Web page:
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Thread: Fermentation seems slow

  1. Default Fermentation seems slow

    3.1 pounds orange blossom honey
    1 Gallon spring water
    5 grams Lalvin 71B

    Yeast was rehydrated with Go-Ferm and oxygenated with pure oxygen and .5 micron stone prior to pitch
    Must oxygenated at pitch and 3 hours after after pitch.
    Must degassed and oxygenated daily for seven days
    1 gram Fermaid O added at 24, 48, 72 hours and then again at 7 days. I went a little past the 1/3 sugar break. (1.038 instead of 1.08 )

    Today marks 7 days. The starting gravity was 1.121 and the SG today is 1.038. Tastes yeasty, but otherwise good.

    I was expecting the SG to be lower. Any thoughts?
    Last edited by Ken2029; 01-07-2018 at 07:57 PM.

  2. #2


    It's not finished. Just wait a while longer
    7 out of 4 people have a hard time using their hydrometer!

  3. Default

    Thanks. The last two trads I made were made using BOMM methods and as I recall, it was faster.

  4. #4


    The bomm uses dap and in higher quantities than fermaid O. Dap creates fermentation spikes and faster ferments especially at those dosages but that's not necessarily a good thing. Many would argue it's a bad thing but it somehow seems to work for bomms.. or so they say since I never tried it myself. If you didn't count creating a starter as part of the fermentation time you should include it since that would be the growth phase of fermentation i.e your ferment would be actually longer.
    Fermaid O ferments slower and at a more steady pace. 2 weeks would be a normal fermentation time and 3 weeks wouldn't be alarming if the temp is low and if you minimize dosage following tosna 2.0 protocol and some other factors.
    Other reasons this might be slow is because you have created osmotic shock for the yeast since the concentration of honey was too high at the start of ferment. It should also be slowing down since you have more potential alcohol than the yeast's tolerance. It might also be slowing down since unlike perhaps the bomm, fermaid O and this protocol take more care of the yeast. This means that unlike the bomm the yeast will soldier on rather than quitting. 71b also has more alcohol tolerance at 14% rather than 12% for wyeast 1388 which means that more fermentation will happen before quitting. Also, according to the wyeast site it seems 1388 has a tendency to stall (at 1.035) whereas 71b might be more inclined to continue ferments under stressful conditions.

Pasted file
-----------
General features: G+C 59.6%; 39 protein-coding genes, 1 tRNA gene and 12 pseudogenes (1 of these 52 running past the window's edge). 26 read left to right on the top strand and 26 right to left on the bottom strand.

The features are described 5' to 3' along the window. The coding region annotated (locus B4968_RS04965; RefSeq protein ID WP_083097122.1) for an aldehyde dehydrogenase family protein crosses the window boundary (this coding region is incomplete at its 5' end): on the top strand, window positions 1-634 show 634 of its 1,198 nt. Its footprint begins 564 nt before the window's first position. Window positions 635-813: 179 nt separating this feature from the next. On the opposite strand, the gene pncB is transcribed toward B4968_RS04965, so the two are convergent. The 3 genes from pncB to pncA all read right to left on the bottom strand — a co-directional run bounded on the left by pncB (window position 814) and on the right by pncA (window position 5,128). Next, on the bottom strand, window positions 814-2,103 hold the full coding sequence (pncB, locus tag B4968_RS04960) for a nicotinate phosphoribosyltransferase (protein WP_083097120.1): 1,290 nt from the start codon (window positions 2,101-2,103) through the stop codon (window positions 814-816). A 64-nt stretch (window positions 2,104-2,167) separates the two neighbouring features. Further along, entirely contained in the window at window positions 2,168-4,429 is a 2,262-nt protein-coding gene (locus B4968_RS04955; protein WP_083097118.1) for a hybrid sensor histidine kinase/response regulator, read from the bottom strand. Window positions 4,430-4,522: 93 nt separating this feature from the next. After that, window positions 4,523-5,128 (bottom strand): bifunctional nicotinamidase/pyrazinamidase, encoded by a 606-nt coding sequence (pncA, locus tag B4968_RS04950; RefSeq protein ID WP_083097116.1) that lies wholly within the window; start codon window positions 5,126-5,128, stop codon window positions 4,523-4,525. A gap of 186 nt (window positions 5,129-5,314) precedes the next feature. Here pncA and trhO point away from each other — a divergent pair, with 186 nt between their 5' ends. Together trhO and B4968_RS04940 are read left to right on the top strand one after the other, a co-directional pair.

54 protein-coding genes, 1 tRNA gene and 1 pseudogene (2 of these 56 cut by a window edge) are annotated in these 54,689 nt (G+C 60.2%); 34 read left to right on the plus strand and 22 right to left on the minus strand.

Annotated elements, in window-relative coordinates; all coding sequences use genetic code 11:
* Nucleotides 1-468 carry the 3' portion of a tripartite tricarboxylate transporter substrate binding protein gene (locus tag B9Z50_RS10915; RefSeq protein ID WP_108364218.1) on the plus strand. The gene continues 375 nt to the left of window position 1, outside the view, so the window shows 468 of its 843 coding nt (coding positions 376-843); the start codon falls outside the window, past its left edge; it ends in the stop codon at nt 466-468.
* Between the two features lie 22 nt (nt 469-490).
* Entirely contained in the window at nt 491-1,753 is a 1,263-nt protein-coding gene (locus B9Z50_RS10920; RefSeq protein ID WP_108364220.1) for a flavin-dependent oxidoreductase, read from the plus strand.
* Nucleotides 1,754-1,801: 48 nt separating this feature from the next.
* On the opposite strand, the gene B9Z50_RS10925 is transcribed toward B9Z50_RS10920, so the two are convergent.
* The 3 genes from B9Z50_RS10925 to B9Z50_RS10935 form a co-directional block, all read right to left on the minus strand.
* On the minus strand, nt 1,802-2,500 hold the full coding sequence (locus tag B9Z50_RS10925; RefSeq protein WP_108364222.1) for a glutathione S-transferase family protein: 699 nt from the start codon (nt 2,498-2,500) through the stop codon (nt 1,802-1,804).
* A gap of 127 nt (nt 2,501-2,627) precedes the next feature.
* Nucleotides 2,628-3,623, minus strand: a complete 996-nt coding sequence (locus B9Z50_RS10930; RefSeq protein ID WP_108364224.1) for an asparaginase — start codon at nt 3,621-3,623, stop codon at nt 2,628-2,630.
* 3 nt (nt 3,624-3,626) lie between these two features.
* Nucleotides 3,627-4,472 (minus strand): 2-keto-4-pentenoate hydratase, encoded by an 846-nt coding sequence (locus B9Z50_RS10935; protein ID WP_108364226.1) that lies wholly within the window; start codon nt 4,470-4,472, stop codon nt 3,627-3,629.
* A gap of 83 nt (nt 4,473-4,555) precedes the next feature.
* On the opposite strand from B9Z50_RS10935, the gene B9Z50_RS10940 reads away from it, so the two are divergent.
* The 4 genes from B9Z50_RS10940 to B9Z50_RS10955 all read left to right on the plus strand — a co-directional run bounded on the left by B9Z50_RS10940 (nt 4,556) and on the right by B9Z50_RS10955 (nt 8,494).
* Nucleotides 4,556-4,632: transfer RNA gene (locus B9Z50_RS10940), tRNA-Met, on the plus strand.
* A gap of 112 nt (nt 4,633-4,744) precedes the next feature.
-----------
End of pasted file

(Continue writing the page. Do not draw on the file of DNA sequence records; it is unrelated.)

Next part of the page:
Just give it time and hopefully it should pay off
    Last edited by Stasis; 01-07-2018 at 08:37 PM.
    "Shouldn’t we say wine is a mead-like beverage made with grapes substituted for the honey?" - Steve Piatz

  5. Default

    One thing I'm curious about is whether or not I exceed the 71B 14% alcohol tolerance. In my controversial JAOM using modern fermentation methods experiment I ended up with 14% ABV using bread yeast. I really don't want to exceed the 14% tolerance of 71B, but I have a feeling that I will.

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